I'd like to respond to your article (Claims conference, 14 July) by asking: "Would a no-fault system really be that bad?"
It seems to me that 'no fault' legislation to provide compensation could be linked to the requirement for the injured party to undertake rehabilitation under some approved scheme.
For those who agree to rehab the compensation will be automatic, at a level governed by an assessment body.
The compensation could be delivered by way of monthly payments while the rehab proceeds, then a final lump sum after completion of rehab.
For those who refuse rehab there must be a suitable penalty if they subsequently fight a case in court. For example, they must bear their own costs even if successful and/or the level of compensation should be limited by the court to an amount that it considers would have been made had rehab been undertaken - due regard for the time that rehab would have reduced the period of incapacity.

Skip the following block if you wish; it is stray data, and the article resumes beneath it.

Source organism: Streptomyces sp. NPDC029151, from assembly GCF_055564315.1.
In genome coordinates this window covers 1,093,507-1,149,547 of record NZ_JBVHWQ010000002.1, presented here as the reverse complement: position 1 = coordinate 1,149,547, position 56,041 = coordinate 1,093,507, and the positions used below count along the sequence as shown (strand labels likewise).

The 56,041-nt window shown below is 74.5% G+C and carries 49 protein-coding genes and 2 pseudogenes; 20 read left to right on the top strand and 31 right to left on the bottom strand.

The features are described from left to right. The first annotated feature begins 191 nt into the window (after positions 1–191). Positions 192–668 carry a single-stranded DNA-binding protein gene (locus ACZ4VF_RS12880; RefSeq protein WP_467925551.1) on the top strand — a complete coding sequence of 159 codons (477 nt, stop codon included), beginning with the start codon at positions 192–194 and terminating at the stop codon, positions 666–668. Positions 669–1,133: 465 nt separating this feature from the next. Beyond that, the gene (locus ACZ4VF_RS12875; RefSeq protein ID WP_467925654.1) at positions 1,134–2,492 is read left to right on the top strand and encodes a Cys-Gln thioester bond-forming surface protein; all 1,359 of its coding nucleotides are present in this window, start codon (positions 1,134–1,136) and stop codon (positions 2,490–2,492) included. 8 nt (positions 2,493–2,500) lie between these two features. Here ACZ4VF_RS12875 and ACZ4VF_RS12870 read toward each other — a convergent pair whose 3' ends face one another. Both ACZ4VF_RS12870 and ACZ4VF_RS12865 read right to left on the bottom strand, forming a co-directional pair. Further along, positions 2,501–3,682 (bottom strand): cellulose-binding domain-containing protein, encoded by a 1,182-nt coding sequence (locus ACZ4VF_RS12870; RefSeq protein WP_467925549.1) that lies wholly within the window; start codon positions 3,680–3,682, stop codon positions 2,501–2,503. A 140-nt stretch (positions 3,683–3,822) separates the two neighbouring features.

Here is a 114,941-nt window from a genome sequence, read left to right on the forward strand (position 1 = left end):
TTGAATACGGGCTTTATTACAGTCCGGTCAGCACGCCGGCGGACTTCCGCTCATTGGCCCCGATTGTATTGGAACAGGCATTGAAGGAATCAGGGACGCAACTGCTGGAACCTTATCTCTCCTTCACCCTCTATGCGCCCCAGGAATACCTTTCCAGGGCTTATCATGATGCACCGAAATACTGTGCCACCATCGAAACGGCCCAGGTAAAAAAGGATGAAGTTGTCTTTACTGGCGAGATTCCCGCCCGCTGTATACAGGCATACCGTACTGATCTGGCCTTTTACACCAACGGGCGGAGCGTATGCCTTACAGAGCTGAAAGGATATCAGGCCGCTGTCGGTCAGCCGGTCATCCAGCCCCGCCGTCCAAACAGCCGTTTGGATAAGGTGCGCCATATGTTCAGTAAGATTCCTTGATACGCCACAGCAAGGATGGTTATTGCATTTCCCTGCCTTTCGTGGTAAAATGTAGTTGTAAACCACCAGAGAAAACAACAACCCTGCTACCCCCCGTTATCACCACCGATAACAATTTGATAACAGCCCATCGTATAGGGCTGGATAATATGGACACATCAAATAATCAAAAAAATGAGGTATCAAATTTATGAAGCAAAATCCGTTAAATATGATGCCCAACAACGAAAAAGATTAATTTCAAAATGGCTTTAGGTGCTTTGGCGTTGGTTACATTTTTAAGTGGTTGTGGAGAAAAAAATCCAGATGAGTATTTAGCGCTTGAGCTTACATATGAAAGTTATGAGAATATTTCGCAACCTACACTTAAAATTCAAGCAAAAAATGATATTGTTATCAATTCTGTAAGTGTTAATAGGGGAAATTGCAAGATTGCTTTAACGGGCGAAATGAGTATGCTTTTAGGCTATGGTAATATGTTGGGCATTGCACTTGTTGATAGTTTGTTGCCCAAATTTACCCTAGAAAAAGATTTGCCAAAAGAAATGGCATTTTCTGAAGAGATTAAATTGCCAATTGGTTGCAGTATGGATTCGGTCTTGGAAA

The courts could still have discretion over the compensation amount where they wish to avoid an injustice or wish to make an example of the defendant.
These ideas would not result in any increase in insurers' costs and would probably reduce costs because there will be a reduction in the spurious claims that plague the industry.
The system would overall be fairer and more stable. As to insurers' costs, a more predictable outcome on claims will save money, except perhaps for the legal profession.